GKN Aerospace is hopeful that its participation in the Wing of Tomorrow research programme will see it eventually double the value of aerostructures content it provides on each Airbus narrowbody.

Hosting an investor briefing on 8 June, chief executive David Paja described the A320 family as the “most significant civil aircraft out there”, representing more than 80% of the airframer’s orderbook.

Airbus A320neo-family jet

Source: Airbus

GKN provides wing and tail structures for A320-family jets

At present, GKN has £420,000 ($525,000)-worth of aerostructures content on each jet, including primary wing structures, the horizontal and vertical tail surfaces, the cockpit windows and electrical distribution.

However, the airframer is eyeing the switch to carbonfibre wings for its next generation of narrowbody jets.

“The challenge for today’s composite structure on the wings is that it doesn’t scale to narrowbody volumes,” Paja says.

He notes that those issues are being addressed through new composite manufacturing techniques such as batch curing and modular assembly being validated through the Wing of Tomorrow effort – a research and technology programme led by Airbus and backed by the Aerospace Technology Institute.

In 2021, GKN delivered to Airbus the first 18m (59ft)-long spar made with this technology and two further such components will be shipped this year. Between 2023 and 2024, GKN will demonstrate high manufacturing rates, and by 2025 “we will be ready to start a specific production development programme”.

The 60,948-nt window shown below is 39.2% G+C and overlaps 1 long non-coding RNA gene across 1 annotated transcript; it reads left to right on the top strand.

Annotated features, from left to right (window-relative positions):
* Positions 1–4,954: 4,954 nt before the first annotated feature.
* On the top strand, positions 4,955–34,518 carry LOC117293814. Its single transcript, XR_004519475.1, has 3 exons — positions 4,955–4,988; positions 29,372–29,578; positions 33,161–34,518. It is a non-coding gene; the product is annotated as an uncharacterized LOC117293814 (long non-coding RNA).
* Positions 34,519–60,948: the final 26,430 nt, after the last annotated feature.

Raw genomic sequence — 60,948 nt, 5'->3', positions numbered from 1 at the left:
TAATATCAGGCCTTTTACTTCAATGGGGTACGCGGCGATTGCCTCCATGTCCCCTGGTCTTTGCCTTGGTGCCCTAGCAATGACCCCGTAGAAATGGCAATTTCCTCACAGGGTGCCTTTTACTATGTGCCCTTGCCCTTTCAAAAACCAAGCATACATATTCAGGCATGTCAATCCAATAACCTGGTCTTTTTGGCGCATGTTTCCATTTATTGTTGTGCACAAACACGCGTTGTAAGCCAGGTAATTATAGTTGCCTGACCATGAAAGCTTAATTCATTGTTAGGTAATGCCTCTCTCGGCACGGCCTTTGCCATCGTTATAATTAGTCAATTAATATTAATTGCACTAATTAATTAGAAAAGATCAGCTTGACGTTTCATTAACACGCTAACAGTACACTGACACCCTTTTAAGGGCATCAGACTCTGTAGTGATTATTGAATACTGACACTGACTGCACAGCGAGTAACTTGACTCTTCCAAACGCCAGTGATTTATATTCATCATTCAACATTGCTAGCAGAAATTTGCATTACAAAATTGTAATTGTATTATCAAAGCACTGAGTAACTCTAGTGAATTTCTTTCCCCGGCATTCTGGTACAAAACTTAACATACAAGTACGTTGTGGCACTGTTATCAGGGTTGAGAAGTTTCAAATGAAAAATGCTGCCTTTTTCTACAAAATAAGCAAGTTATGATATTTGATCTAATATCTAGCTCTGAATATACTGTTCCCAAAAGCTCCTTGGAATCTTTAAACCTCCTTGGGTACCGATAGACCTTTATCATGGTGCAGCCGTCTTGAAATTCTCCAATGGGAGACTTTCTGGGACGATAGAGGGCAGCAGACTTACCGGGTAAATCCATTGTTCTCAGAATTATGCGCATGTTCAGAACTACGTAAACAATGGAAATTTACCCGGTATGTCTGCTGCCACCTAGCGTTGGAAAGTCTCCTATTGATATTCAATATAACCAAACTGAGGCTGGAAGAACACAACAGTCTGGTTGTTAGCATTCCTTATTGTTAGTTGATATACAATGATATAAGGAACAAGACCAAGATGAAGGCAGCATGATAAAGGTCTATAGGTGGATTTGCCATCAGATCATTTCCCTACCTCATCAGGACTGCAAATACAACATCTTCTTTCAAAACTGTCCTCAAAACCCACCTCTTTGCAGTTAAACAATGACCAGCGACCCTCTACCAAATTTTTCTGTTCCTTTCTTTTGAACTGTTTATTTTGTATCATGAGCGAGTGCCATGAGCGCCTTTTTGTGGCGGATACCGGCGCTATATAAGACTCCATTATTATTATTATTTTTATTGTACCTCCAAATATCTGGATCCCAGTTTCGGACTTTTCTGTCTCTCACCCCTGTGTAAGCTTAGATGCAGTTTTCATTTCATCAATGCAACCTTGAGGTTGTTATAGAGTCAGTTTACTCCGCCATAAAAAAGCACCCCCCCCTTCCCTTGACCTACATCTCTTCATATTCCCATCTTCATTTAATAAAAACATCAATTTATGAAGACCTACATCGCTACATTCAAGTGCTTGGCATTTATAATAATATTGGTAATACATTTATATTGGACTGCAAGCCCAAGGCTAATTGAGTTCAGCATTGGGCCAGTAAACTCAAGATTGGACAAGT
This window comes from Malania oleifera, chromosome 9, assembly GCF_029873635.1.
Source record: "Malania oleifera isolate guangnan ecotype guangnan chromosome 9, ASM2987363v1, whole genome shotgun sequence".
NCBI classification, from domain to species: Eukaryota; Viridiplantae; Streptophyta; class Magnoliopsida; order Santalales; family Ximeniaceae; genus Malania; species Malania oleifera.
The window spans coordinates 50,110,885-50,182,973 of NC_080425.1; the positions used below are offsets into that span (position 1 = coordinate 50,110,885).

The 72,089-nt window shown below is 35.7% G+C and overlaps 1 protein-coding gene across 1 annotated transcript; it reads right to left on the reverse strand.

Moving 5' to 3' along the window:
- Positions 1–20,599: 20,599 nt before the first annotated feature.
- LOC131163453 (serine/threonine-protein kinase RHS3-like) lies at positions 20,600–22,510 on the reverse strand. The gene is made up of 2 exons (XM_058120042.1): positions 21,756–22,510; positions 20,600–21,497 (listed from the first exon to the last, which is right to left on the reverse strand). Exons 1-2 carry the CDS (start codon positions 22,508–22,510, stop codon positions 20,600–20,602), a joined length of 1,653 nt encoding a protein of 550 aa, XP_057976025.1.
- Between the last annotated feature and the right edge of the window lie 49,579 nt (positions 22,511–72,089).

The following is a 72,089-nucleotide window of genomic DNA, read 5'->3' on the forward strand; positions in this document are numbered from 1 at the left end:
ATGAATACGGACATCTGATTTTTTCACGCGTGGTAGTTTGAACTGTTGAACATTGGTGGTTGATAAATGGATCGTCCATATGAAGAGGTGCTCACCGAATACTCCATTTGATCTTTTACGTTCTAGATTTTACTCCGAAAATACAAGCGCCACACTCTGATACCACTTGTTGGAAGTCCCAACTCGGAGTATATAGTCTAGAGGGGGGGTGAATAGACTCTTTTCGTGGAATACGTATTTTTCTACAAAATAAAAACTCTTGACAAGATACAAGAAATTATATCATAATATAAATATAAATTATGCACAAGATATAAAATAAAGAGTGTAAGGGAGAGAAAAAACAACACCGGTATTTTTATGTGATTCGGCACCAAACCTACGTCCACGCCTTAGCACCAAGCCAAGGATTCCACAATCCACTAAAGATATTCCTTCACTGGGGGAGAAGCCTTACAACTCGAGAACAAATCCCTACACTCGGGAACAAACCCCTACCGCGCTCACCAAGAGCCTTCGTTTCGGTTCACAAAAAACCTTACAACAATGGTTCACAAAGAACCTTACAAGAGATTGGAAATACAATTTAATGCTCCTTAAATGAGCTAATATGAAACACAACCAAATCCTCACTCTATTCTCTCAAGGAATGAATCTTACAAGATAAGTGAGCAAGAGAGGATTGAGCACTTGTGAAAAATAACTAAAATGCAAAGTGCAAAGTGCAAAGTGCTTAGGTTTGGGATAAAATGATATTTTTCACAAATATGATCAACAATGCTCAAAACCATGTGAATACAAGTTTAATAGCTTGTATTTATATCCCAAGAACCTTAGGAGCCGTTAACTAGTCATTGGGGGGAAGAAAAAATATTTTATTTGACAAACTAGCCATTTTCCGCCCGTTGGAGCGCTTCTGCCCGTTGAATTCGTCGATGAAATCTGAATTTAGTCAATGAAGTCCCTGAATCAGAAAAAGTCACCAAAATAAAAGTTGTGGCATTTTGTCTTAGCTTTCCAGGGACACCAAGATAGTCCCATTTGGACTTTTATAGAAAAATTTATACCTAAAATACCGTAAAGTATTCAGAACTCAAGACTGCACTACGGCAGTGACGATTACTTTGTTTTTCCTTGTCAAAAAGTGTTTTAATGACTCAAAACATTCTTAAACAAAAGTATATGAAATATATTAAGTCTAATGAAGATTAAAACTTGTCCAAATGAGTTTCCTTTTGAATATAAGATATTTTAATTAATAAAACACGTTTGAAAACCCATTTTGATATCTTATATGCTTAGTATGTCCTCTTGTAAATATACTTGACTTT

“When this technology is fully adopted we estimate our potential content on the wing alone could be as high as £450,000, allowing us to target twice the content that we already have today on the A320.”

While narrowbody deliveries are on track to exceed 2019 levels by 2023, the widebody recovery continues to lag. This change in mix has left GKN with “a lot of stranded [production] capacity”, says Paja, “that adds to a legacy of overcapacity we had even before Covid”.

To deal with that issue, GKN is in the period to 2025 cutting its manufacturing footprint from 19 to 11 sites in Europe and the USA, raising overall utilisation rates from 68% to 95%.

However, it is simultaneously growing its presence in China, and will in 2023 open a new aerostructures manufacturing site as part of a “ground-breaking” joint venture with Comac and AVIC. Revenues from the Chinese operation will hit £270 million by 2030, Paja forecasts.